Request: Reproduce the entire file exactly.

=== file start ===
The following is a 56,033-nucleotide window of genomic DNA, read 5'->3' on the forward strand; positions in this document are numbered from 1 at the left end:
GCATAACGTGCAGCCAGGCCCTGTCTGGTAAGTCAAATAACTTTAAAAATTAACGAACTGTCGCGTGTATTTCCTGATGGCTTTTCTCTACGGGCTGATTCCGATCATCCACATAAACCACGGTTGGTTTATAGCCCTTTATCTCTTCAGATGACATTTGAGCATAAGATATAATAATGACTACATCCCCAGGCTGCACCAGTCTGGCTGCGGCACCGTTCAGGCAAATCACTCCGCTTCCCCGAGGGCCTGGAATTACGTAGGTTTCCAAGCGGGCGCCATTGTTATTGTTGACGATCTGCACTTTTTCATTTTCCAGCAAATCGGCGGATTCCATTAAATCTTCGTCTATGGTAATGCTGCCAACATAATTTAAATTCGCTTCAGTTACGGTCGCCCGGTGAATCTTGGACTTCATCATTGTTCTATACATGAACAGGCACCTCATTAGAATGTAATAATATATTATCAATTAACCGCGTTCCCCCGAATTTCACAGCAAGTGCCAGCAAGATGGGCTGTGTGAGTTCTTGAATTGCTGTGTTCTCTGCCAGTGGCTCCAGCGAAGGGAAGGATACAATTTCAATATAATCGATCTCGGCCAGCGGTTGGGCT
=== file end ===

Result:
The following is a 56,033-nucleotide window of genomic DNA, read 5'->3' on the forward strand; positions in this document are numbered from 1 at the left end:
GCATAACGTGCAGCCAGGCCCTGTCTGGTAAGTCAAATAACTTTAAAAATTAACGAACTGTCGCGTGTATTTCCTGATGGCTTTTCTCTACGGGCTGATTCCGATCATCCACATAAACCACGGTTGGTTTATAGCCCTTTATCTCTTCAGATGACATTTGAGCATAAGATATAATAATGACTACATCCCCAGGCTGCACCAGTCTGGCTGCGGCACCGTTCAGGCAAATCACTCCGCTTCCCCGAGGGCCTGGAATTACGTAGGTTTCCAAGCGGGCGCCATTGTTATTGTTGACGATCTGCACTTTTTCATTTTCCAGCAAATCGGCGGATTCCATTAAATCTTCGTCTATGGTAATGCTGCCAACATAATTTAAATTCGCTTCAGTTACGGTCGCCCGGTGAATCTTGGACTTCATCATTGTTCTATACATGAACAGGCACCTCATTAGAATGTAATAATATATTATCAATTAACCGCGTTCCCCCGAATTTCACAGCAAGTGCCAGCAAGATGGGCTGTGTGAGTTCTTGAATTGCTGTGTTCTCTGCCAGTGGCTCCAGCGAAGGGAAGGATACAATTTCAATATAATCGATCTCGGCCAGCGGTTGGGCT